Academics are not psychotherapists

 

There is a story in the papers this weekend about university students feeling that they are not fully supported by their universities, particularly in terms of mental health support. As per usual, given the 9k fees, students and their parents feel like high quality mental health support should be available to students.

 

However, I would ask students and their families to consider this from the other side.

 

Yes, students who are struggling, who may have a diagnosable mental health problem or who have a diagnosed mental health problem, should be supported to ensure that they have the equaivalent learning and student experience as their peers without a mental health problem.

 

But, what exactly do they expect the university to provide? Psychiatrists? Clinical psychologists? Unlimited access to psychotherapy? Academic staff to provide psychotherapy?

 

What? What do they want? The first three are the purvue of the NHS and universities will never supply services that are duplicated by the NHS.

 

The last one, academics providing psychotherapy, is ILLEGAL. “Clinical psychologist” is a protected professional title and ONLY clinical psychologists and other accredited individuals can provide formal psychotherapy. Any staff member providing psychotherapy to a distressed student is not qualified and risk formal disciplinary procedures. More seriously for the students, psychotherapy can have serious negative impacts on clients even with trained psychotherapists, and this is something many people forget. Not only can meds have deleterious side effects but so can psychotherapy, and psychotherapy provided by untrained staff is much more likely to have deleterious consequences.

 

Academics always fear students with serious mental health problems as our hands are tied and there is little that we can do for them other than to tell them to contact their GP or CMHT. We are here to provide advice about academic issues and provide an ear for students who just want to vent or talk about problems, but in reality, there is very little we can do beyond re-arranging coursework submission, etc.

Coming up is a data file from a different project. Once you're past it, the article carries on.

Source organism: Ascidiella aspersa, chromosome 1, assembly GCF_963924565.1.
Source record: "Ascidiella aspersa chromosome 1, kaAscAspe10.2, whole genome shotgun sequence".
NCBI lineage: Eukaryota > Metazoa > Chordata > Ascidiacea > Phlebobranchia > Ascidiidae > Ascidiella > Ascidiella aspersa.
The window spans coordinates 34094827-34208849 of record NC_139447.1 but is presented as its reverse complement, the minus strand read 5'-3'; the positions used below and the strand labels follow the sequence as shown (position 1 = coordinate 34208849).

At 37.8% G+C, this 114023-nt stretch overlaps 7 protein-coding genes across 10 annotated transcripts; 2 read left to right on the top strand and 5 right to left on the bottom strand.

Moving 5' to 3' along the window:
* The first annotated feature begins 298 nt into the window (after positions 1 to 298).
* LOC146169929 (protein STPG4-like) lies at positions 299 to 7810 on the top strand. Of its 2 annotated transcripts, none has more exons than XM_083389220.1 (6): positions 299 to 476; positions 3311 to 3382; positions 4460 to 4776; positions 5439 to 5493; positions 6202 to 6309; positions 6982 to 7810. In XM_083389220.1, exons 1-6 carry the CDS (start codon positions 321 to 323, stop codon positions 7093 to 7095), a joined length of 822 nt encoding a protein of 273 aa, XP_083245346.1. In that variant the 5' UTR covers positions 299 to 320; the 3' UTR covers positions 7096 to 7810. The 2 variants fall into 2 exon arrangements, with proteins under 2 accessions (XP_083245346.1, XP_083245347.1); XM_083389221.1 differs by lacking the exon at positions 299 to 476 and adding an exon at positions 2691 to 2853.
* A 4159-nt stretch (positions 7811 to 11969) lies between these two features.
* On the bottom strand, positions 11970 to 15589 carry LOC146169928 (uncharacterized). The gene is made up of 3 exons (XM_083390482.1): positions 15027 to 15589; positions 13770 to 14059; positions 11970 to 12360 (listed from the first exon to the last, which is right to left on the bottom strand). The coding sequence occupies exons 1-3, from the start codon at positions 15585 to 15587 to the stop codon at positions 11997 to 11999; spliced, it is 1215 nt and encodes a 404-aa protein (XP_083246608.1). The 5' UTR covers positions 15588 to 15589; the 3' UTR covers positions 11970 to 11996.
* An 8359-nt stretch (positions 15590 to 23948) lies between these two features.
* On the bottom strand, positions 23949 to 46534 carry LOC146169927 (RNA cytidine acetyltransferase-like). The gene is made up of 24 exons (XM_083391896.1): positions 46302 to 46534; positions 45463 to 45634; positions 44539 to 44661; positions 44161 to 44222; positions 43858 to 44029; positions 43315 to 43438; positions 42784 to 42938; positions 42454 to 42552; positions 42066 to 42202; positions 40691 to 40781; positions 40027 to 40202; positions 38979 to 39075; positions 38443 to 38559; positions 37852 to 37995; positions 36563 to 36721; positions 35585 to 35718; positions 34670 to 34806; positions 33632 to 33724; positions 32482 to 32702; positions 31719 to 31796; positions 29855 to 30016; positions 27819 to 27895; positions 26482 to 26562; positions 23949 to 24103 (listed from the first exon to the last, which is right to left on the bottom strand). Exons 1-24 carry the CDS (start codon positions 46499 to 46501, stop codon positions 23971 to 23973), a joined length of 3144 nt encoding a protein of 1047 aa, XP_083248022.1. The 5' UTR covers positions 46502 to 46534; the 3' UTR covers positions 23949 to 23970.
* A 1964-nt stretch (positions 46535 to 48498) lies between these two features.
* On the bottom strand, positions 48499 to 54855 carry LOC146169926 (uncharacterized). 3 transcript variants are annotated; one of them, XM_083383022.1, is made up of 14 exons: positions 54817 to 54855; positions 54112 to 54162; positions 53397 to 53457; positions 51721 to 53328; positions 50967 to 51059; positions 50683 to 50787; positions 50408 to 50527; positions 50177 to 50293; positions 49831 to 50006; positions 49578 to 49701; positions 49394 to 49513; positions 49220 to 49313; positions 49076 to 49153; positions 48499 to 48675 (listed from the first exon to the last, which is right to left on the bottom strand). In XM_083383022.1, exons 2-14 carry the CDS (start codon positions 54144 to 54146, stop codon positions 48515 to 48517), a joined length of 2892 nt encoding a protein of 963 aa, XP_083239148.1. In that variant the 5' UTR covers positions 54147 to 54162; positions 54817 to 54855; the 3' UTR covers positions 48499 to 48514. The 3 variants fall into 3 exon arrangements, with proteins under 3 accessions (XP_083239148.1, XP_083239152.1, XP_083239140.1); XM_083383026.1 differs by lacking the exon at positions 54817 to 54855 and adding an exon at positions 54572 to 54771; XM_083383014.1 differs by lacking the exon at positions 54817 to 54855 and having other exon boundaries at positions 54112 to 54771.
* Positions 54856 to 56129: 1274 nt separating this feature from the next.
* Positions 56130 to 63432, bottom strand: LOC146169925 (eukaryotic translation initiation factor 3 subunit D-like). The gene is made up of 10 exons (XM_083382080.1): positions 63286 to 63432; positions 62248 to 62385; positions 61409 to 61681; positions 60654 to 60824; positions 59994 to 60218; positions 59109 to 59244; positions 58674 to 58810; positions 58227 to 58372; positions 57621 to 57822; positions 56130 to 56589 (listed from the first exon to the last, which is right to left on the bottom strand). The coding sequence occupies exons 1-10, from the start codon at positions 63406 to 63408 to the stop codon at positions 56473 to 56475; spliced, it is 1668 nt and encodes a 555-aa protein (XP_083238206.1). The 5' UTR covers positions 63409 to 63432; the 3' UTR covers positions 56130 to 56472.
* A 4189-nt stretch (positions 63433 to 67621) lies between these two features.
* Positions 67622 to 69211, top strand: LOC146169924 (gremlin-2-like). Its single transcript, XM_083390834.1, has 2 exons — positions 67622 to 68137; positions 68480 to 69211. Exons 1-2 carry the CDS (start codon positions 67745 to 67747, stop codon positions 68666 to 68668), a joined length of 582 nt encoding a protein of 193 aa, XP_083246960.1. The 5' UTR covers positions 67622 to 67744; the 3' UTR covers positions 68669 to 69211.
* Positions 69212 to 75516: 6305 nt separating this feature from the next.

We can, however, provide better Counselling services for students. But Counselling departments are not for diagnosing mental health problems. Student unions need to be more vocal in demanding that Counselling departments receive more adequate funding, although how likely this is with the Tory’s slashing the disabled student allowance we don’t know.

 

What I will say, though, is that if you think the support for students with mental health problems is poor, the support for staff with mental health problems is MUCH worse, and near on non-existent. Counselling services for staff have been outsourced to private providers, and realistically, counselling isn’t necessary going to be sufficient for staff with serious or complex mental health problems.

 

Also, while universities DO bend over backwards to put in adjustments for students with disabilities, including mental health problems, and the students have their own Disability Office, the adjustments and support put in place for staff with mental health problems is pretty much non-existent. Staff don’t have a Disability Office. While students may have deadlines altered due to mental health difficulties, staff requesting such adjustments are seen as being a burden. The best such staff have is their union and Occupational Health. And, OH are there to protect the university not the staff member. Getting adjustments out of OH is like pulling teeth, and this is largely due to the very unhelpful doctors who work on the service who overrule adjustments that practice nurses’ suggest. If you want adjustments you really need to push for them. And, if you are unhappy with your treatment, you have to speak to your line manager, HR, OH, or your union. There is no one-stop-shop place for staff, such as a staff disability office, unlike students, so having adjustments put in place and making your university abide by them is really up to you.

 

So, yes, we need to do more to support students, but in many case our hands are tied, and even the best service is not going to be on par with what the NHS can provide. All we can realistically do is modify academic work load. On the other hand, staff with mental health difficulties continuously get screwed over and have next to zero support in comparison to what is in place for students. Policies to support students are plentiful in university governance documentation; there is next to none for staff. Count yourself lucky.

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